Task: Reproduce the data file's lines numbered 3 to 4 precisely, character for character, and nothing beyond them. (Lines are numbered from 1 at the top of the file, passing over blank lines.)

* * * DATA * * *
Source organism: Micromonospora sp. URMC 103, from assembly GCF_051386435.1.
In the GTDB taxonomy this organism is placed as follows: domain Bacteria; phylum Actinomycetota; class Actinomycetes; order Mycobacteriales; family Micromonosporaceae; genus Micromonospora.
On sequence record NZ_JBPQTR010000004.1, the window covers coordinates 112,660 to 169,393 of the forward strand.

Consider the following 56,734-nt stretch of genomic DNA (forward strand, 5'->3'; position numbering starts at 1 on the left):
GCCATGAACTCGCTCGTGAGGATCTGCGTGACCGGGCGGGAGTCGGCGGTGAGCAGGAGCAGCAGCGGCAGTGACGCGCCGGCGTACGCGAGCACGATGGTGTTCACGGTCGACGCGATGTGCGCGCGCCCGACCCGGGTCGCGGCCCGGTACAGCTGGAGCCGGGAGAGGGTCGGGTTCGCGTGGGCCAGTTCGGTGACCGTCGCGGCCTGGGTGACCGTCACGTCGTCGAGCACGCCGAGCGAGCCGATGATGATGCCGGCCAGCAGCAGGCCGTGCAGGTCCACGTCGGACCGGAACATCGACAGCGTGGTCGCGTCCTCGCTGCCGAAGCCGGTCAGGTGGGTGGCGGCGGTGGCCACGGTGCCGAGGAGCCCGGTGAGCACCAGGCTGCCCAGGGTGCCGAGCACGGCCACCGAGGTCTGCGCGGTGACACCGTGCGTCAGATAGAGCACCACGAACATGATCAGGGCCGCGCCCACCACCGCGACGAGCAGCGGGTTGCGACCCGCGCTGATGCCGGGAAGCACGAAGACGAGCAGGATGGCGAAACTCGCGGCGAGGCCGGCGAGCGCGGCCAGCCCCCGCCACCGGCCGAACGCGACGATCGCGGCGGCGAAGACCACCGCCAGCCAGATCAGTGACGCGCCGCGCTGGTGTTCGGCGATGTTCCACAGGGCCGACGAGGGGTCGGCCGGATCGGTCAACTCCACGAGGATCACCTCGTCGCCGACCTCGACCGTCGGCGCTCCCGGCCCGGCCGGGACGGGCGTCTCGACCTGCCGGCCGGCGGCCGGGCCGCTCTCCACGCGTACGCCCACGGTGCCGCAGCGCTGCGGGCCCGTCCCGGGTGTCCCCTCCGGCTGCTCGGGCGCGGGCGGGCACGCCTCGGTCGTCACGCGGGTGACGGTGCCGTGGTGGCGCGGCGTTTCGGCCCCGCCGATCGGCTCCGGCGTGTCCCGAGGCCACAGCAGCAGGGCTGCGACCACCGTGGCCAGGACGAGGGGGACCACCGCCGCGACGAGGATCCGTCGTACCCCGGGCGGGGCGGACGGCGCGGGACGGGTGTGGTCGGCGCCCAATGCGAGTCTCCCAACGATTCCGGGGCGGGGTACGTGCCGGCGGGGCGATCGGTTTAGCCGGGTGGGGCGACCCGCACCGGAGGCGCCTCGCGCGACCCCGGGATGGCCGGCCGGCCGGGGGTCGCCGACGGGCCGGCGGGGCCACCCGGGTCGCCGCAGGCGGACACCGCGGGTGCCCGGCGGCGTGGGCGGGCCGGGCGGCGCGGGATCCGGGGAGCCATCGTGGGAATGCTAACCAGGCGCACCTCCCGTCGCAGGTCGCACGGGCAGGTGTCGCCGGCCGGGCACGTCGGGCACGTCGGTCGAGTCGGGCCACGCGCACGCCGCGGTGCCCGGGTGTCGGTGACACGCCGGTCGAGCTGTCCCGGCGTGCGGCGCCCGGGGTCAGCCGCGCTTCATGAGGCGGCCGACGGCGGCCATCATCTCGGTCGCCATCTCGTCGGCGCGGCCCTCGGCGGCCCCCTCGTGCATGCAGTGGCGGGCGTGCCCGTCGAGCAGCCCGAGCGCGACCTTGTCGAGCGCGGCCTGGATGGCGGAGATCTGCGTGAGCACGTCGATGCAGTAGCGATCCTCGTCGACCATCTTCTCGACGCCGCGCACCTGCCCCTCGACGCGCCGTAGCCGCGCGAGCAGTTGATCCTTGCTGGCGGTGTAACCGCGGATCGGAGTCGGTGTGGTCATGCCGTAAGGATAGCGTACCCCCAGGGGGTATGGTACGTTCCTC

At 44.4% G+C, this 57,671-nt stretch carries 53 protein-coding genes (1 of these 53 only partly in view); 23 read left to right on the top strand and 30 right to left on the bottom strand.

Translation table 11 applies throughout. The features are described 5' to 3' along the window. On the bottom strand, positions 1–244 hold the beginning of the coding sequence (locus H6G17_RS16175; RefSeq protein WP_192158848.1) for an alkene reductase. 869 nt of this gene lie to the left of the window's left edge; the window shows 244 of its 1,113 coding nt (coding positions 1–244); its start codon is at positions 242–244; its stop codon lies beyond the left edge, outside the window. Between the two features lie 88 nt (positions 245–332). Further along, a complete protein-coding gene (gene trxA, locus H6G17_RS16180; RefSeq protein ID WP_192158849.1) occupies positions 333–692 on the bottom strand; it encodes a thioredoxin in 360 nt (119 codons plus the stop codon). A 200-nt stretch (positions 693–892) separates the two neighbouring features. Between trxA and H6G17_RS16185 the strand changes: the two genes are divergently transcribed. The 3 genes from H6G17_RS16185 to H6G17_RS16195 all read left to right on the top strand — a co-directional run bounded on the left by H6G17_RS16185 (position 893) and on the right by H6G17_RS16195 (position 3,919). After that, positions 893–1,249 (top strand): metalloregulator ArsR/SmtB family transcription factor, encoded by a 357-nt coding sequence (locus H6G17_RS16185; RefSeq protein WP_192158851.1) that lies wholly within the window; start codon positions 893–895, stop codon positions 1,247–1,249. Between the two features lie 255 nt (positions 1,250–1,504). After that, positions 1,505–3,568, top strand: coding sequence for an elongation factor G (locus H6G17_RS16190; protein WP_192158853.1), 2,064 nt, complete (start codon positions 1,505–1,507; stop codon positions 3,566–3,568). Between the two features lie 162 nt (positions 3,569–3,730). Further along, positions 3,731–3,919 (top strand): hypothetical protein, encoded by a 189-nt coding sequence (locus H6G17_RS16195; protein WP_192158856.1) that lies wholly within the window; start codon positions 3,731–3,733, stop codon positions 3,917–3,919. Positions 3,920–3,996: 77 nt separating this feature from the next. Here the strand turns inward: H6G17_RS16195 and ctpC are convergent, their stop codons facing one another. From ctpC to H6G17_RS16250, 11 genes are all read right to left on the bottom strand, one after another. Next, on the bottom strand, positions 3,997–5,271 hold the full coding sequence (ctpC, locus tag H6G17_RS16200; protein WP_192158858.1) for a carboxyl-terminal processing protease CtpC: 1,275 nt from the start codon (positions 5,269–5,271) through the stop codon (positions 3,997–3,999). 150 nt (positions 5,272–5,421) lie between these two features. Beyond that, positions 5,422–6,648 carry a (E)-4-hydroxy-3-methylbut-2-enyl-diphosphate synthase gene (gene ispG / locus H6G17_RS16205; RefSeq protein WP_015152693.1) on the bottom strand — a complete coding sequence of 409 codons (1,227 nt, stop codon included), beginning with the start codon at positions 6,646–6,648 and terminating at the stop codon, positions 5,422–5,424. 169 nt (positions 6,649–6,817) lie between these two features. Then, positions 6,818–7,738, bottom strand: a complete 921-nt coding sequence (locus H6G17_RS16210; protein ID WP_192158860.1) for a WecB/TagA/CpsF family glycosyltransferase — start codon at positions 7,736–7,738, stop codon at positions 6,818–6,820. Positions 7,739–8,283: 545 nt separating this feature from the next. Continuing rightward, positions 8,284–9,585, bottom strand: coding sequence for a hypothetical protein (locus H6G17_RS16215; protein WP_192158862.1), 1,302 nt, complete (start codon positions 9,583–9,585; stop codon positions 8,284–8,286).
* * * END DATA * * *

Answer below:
On sequence record NZ_JBPQTR010000004.1, the window covers coordinates 112,660 to 169,393 of the forward strand.

Consider the following 56,734-nt stretch of genomic DNA (forward strand, 5'->3'; position numbering starts at 1 on the left):